After finding his first mate, a gruff but pragmatic war veteran named Leopold Von Sydow, LeRoque attends to hiring the rest of the crew. This is easier than anticipated. In that time, women’s only choice in life was some sort of servitude – wife, maid, or prostitute. LeRoque, and his adventure, gave them the chance at something beyond merely existing. They come out in droves to apply for jobs as sailors.
And finally, Sophie rounds out the crew. Sophie was LeRoque’s cousin’s Louisa’s servant. Louisa claimed to have telepathic powers with Sophie, and though doubtful, LeRoque had seen a convincing demonstration of ESP between the two of them firsthand. For protection, Louisa sent Sophie to participate on the mission. And LeRoque consented, for that reason among others (Sophie’s hot!), to bring her along on this “Fools Errand” (the title of the first chapter).
The first few chapters of The Voyage of the Bar Jack sets up the story, the assemblage of the crew, and the process of getting the ship in shipshape. It’s good reading. The story moves along, the dialogue is engaging, and there is humor and intrigue. The reader understands there will be sailing, adventure, mystery, perhaps a little danger, and likely some dark magic. And away you go to Barbados, Jamaica, Galveston, Mexico, and beyond. Ann and her badass all female crew will take you on a wild ride and you are in for some fantastic reading.
I’ve said this about the author’s writing before, but I’ll say it again – It’s for readers. Harms is a good storyteller and getting better. Characters are interesting. Relationships are intriguing. Physically, the book is a good size. The Chapters have titles that move the story along and make it easy to go back and visit details. Harms continues to play with time and history and the important introduction of weapons and battle strategies. For example, in Dark Waters, the Bar Jack makes a visit to Galveston before heading south and the crew meets up with Jim Bowie, a Texan firebrand, former soldier, current slave smuggler, and a real historical figure. Fiction meets history when Captain LeRoque suggests an upturn in the blade for the knife Bowie is engineering. The knife, of course, will become the famous Bowie knife. These little “easter eggs” make for fun “aha” moments in an already fun-filled read.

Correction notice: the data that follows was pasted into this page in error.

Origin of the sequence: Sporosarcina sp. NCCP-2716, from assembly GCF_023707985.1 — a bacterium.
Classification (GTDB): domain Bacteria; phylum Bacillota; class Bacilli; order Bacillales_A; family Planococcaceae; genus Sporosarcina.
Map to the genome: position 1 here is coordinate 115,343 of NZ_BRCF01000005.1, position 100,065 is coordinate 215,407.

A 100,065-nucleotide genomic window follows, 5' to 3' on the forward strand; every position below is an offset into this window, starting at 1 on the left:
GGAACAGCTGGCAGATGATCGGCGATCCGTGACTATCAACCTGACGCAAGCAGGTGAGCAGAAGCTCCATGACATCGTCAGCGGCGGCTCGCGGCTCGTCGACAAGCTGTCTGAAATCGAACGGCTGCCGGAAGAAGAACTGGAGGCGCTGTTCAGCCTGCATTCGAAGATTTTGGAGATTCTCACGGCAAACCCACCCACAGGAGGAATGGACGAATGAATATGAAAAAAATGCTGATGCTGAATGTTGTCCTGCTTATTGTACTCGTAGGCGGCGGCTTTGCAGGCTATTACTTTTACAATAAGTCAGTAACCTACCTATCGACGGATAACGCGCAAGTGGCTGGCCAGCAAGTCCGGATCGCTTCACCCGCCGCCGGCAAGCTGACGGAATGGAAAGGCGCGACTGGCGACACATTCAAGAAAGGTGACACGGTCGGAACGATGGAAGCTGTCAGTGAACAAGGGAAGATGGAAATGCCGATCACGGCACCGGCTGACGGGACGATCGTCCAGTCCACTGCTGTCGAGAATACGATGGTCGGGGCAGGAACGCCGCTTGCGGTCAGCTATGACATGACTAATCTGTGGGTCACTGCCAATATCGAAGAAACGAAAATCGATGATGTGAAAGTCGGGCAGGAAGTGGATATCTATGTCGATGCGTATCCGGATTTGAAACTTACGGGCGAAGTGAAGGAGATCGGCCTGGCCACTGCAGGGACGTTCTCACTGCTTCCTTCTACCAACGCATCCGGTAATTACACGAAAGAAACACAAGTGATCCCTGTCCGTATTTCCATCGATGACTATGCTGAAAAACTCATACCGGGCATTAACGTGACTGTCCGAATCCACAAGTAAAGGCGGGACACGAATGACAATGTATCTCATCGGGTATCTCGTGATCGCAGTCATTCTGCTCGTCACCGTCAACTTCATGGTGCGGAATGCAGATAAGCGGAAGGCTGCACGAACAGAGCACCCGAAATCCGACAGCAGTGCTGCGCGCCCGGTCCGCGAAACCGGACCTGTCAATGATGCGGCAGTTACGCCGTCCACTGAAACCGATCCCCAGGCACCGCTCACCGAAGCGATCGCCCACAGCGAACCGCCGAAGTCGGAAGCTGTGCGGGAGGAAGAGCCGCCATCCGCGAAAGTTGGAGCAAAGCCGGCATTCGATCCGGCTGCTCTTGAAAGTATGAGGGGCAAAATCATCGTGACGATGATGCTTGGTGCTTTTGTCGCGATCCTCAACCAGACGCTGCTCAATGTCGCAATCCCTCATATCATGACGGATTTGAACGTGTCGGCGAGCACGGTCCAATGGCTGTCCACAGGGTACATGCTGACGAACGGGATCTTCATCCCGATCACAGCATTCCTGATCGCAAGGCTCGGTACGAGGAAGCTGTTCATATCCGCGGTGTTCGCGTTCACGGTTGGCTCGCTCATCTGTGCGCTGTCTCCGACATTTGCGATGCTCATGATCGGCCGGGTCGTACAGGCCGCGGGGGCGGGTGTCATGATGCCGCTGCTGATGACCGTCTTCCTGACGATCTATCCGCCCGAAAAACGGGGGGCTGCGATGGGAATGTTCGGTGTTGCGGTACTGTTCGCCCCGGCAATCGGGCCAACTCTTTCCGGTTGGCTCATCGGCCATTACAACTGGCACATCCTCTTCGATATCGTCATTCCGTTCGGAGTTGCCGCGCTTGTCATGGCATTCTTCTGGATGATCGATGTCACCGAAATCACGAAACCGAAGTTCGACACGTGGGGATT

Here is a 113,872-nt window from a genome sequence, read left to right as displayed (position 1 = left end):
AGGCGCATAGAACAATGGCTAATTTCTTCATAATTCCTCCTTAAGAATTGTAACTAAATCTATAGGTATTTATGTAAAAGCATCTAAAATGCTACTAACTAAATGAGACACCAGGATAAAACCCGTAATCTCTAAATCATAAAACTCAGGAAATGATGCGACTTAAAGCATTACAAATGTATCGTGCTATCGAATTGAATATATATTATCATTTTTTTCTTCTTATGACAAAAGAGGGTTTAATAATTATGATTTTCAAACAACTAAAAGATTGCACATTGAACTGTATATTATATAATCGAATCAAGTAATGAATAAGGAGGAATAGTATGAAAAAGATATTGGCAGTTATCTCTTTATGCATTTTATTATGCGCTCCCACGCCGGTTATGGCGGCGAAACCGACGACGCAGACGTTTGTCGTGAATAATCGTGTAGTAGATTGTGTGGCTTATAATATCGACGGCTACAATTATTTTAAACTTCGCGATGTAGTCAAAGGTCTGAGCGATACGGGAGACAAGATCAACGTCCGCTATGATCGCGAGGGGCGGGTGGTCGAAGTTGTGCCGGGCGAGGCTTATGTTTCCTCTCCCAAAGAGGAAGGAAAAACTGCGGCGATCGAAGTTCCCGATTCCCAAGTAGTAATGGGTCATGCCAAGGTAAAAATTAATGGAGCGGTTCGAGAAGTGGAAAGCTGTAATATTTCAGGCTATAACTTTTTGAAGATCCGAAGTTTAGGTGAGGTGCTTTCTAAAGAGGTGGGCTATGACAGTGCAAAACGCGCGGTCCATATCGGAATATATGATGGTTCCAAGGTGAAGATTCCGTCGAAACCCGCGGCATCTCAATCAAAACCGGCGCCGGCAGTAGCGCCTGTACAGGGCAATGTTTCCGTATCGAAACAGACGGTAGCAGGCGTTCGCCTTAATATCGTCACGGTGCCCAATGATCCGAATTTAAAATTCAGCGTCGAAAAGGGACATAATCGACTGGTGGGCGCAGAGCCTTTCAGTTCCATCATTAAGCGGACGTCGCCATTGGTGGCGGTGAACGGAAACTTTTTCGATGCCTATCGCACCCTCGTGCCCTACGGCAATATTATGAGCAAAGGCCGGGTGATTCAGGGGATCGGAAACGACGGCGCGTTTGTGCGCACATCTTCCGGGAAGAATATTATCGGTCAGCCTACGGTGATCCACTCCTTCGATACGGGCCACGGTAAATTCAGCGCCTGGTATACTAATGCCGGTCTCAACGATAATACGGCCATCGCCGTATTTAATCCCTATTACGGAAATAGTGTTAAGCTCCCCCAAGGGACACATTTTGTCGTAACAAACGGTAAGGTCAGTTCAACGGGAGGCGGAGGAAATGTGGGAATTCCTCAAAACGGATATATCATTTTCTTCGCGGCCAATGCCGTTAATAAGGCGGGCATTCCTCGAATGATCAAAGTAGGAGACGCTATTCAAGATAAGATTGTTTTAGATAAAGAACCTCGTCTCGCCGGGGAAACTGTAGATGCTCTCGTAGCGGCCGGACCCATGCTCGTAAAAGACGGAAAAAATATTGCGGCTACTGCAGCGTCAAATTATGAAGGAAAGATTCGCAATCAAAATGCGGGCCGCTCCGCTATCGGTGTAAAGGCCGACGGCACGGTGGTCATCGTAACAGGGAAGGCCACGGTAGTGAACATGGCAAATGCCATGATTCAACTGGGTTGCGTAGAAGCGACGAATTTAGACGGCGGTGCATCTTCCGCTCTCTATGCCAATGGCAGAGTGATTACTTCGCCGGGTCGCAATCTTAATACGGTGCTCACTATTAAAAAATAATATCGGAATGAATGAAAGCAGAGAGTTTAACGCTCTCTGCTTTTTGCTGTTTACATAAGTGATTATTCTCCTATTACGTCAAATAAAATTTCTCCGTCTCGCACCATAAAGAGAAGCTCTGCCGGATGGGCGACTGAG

How could this story be better!? Well, I’ll tell you…. Illustrations would be great. A map of the route on the inside cover. A drawing hinting of the action to take place on every chapter heading page. Maybe even a graphic novel version of the story for self-professed graphic novel nerds. Oh, and fewer snakes. Okay, there. I spoiled it. There are snakes. More than one. And they are big (especially one of them) and they are the stuff of nightmares (Not cool, Mark). But they are not the only scary beasts in the book.
Once again, Harms has written a completely engaging story fitting for any fiction lover.
Pick it up as soon as you can. And if you can’t find it…I know a guy.